As usual, confusion prevails in India. I have seen links giving either of the above. and then the so called experts who don’t know and hence want to be safe and only the former!!


#54

The retail investor who holds less than or equal to Rs.200000/ as of the closing price on record date only is eligible for the pie reserved for retail investors.

Please see the highlighted part of the buy back document.

image

The buy back document is attached.

Infosys Public Advt Buyback - Oct 2017.pdf (690.6 KB)

Hope this clarifies.


(JKS) #55

Thx Aditya. Clarifies for sure.
Will be a great day to buy since ADR was down almost 3.3%


(Hitendra Gupta) #56

So it works like this

Drawing experience from TCS buyback

*Extracted from the Letter of Offer *

*1) Definition Small Shareholder *
An Eligible Shareholder, who holds Equity Shares of market value not more
than Rs.2,00,000 (Rupees Two lakh only) on the basis of closing price on
the recognized stock exchange registering the highest trading volume, as on
the Record Date i.e. May 8, 2017
, as defined in Regulation 2(1)(la) of the
Buyback Regulations.

*2) Page 25 point 19.7 (*Record Date and Ratio of Buyback as per the
Buyback Entitlement in each Category)

As defined in the Buyback Regulations, a “Small Shareholder” is an Eligible
Shareholder who holds Equity Shares having market value, on the basis of
closing price on BSE or NSE, on which the highest trading volume in respect
of the Equity Shares on the Record Date was recorded, of not more than Rs.
2,00,000 (Rupees Two Lakh Only). As on the Record Date, the closing price
on NSE, having the highest trading volume, was Rs.2,342.45 per Equity
Share.
Accordingly all Eligible Shareholders holding *not more than 85
Equity *Shares as on the Record Date are classified as ‘Small Shareholders’
for the purpose of the Buyback.

Implying

So one thing is very clear from the above that using the buyback price to
arrive at the buy quantity to qualify as a small shareholder is incorrect.

e.g. in case of Infosys - Incorrect calculation would be Rs.200,000 divided
by Rs.1,150 (Buyback price) = 173 shares .
and correct calculation would be Rs.200,000 divided by current market price
(Rs.924) = 216 shares

But it is always advisable to not buy exactly 216 shares, to be on safer
side buy a position not exceeding for Rs.1.90L or max Rs1.95L
So one can buy Infy 200 shares instead of 216 shares

In case of TCS I had bought 80 shares @ 2250 which is Rs.1.80Lacs. If I had
bought exactly worth Rs.2Lacs I would have not been an eligible investor as
my holding would have been 88 shares (2lacs divided by 2250) against 85
shares as mentioned in the letter of offer.

This kind of strategy helps you to be an eligible shareholder in majority
of the cases.
Unless the share prices falls well below your purchase price on the
record-date…

Hope this helps!!

Regards
Hitendra


(harishm) #57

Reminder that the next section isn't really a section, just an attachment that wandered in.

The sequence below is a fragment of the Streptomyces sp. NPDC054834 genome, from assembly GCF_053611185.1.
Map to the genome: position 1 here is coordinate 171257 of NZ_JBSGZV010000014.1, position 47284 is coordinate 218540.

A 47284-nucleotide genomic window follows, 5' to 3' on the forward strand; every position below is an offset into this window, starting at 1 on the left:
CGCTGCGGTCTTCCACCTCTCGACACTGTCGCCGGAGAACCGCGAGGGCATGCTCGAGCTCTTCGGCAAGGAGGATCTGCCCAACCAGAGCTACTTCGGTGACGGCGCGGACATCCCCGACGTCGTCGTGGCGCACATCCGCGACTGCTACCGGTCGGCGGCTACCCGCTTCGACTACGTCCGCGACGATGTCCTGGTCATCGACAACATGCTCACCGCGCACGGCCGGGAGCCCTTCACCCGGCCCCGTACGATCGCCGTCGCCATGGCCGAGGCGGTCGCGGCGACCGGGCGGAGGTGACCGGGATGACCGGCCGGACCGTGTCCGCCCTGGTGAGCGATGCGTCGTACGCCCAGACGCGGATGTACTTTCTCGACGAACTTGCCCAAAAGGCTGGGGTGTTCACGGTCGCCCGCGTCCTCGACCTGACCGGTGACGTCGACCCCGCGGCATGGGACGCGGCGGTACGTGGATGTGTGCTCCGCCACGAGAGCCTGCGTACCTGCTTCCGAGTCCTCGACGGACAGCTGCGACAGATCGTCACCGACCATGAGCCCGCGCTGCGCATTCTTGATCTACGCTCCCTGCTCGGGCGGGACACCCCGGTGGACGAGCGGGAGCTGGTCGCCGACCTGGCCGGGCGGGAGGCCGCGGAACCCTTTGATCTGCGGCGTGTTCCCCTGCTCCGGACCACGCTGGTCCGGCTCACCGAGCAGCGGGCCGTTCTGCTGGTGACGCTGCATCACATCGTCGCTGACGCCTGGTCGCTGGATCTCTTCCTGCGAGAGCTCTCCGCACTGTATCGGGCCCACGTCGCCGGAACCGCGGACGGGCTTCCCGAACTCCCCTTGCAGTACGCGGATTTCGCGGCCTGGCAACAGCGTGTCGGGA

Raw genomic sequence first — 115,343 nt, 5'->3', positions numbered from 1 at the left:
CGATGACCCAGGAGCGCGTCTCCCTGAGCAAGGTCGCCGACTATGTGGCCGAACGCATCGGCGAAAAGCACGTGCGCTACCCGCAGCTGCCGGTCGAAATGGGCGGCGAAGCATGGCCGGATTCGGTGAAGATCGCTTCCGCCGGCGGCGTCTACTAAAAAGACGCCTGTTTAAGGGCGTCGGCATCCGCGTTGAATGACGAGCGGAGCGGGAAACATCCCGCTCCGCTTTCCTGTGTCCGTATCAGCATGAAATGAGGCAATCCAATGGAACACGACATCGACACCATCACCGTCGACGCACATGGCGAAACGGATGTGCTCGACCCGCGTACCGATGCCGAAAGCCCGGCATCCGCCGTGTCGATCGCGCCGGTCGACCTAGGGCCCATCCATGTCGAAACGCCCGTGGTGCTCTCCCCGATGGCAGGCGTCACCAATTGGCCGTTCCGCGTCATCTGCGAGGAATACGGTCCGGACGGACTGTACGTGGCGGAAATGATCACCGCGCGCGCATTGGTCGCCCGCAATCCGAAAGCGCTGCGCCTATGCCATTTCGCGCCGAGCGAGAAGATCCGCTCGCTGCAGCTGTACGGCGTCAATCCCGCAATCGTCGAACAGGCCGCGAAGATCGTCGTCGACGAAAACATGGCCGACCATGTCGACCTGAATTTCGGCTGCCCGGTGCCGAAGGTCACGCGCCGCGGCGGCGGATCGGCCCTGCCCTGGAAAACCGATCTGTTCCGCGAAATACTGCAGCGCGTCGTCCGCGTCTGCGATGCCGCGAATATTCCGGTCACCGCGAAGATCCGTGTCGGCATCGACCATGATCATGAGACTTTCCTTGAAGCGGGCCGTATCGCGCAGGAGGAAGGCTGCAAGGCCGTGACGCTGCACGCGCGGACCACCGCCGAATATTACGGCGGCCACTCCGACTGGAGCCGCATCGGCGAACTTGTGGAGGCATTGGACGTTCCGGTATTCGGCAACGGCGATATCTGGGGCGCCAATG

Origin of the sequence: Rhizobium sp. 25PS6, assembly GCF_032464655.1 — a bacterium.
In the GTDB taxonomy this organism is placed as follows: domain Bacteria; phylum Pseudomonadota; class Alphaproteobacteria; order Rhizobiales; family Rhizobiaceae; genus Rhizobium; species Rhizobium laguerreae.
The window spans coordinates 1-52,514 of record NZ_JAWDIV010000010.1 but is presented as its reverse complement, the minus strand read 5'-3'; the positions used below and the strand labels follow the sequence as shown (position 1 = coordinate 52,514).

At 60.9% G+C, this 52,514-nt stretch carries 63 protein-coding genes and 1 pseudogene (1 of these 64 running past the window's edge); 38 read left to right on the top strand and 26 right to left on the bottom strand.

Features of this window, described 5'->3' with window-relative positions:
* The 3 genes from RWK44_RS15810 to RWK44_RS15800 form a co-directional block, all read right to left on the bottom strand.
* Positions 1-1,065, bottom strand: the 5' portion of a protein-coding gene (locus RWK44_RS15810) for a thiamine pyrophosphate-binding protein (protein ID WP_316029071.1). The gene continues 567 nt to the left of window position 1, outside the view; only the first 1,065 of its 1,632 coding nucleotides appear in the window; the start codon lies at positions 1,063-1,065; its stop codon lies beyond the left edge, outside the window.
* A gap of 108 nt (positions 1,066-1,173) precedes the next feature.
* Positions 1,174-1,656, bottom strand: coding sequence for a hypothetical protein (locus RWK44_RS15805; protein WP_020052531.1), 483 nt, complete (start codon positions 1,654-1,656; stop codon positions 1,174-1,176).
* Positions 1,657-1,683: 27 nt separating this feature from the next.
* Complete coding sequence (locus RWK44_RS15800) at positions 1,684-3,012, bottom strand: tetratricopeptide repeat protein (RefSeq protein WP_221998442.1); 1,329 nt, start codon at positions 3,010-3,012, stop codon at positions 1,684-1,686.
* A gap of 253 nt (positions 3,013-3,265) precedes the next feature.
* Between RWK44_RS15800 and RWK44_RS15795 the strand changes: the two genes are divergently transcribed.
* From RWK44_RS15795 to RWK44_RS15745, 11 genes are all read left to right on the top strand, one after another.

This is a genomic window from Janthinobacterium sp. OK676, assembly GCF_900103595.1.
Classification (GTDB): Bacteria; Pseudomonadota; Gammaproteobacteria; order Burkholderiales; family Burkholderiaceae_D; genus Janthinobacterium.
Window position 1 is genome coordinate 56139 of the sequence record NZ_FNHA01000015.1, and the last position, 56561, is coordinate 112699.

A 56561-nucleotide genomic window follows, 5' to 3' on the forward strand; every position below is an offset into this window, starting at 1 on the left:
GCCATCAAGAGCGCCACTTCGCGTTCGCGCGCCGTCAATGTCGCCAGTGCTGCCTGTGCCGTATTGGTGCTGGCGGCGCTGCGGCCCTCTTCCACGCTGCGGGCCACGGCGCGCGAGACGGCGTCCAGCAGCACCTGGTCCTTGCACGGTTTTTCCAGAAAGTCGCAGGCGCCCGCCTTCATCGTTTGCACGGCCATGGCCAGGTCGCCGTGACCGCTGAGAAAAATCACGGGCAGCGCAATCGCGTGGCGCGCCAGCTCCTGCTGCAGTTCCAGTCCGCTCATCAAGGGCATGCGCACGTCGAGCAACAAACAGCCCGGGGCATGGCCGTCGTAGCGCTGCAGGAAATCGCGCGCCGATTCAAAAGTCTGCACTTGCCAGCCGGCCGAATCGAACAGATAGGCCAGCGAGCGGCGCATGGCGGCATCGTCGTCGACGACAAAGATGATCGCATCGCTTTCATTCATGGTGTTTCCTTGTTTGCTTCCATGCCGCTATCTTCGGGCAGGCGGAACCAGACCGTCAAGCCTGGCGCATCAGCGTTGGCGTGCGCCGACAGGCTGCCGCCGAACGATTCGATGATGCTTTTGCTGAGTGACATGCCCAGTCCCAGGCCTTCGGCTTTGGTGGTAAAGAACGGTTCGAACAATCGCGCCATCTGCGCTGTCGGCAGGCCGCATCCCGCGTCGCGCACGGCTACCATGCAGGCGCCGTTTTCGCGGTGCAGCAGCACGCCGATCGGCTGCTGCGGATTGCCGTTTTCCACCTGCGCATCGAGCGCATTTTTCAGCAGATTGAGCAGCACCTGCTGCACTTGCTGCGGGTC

Very helpful calculation. Thanks for this. However I suspect in the below example, you are assuming that the total value of Infosys stocks would not rise above 10k (if the value at the time of buy is 1.9L) or 5K (if the value is 1.95L) in the next five trading days. If and only if that is satisfied, you will be eligible for the buyback otherwise not. Is that correct?

e.g. in case of Infosys - Incorrect calculation would be Rs.200,000 divided
by Rs.1,150 (Buyback price) = 173 shares .
and correct calculation would be Rs.200,000 divided by current market price
(Rs.924) = 216 shares

But it is always advisable to not buy exactly 216 shares, to be on safer
side buy a position not exceeding for Rs.1.90L or max Rs1.95L
So one can buy Infy 200 shares instead of 216 shares


(Hitendra Gupta) #58

if we go by the wording …it says…

Eligible Shareholder who holds Equity Shares having market value, on the
basis of closing price on BSE or NSE, on which the highest trading
volume
in respect of the Equity Shares on the Record Date was recorded, of
not more than Rs. 2,00,000 (Rupees Two Lakh Only).

We can break the above statement as

the record price equals to

1st - Check for highest trading volume between NSE and BSE
2nd - The closing price at the one selected above will be used to determine
the record price

and yes to your question… if the share moves above the presumed difference
of 10K or 5K … then one wont be classifies as small shareholder .

the 1.90L to 1.95L is quite flexible based on ones call on the price
movement till the record date. based on ones assumption take the necessary
position (share qty)


(harishm) #59

Thanks for this clarification.

I have another silly question - If I meet all the criteria on the record date, Infy will automatically buy back the stocks without me having to indicate that I want them to do so? or do I need to request somewhere to let them know that I am interested in buyback?


(Kamlesh Patel) #60

Indeed silly question but valid one :slight_smile:. You have to tender your shares during buyback window period which will be announced soon after required regulator clearance.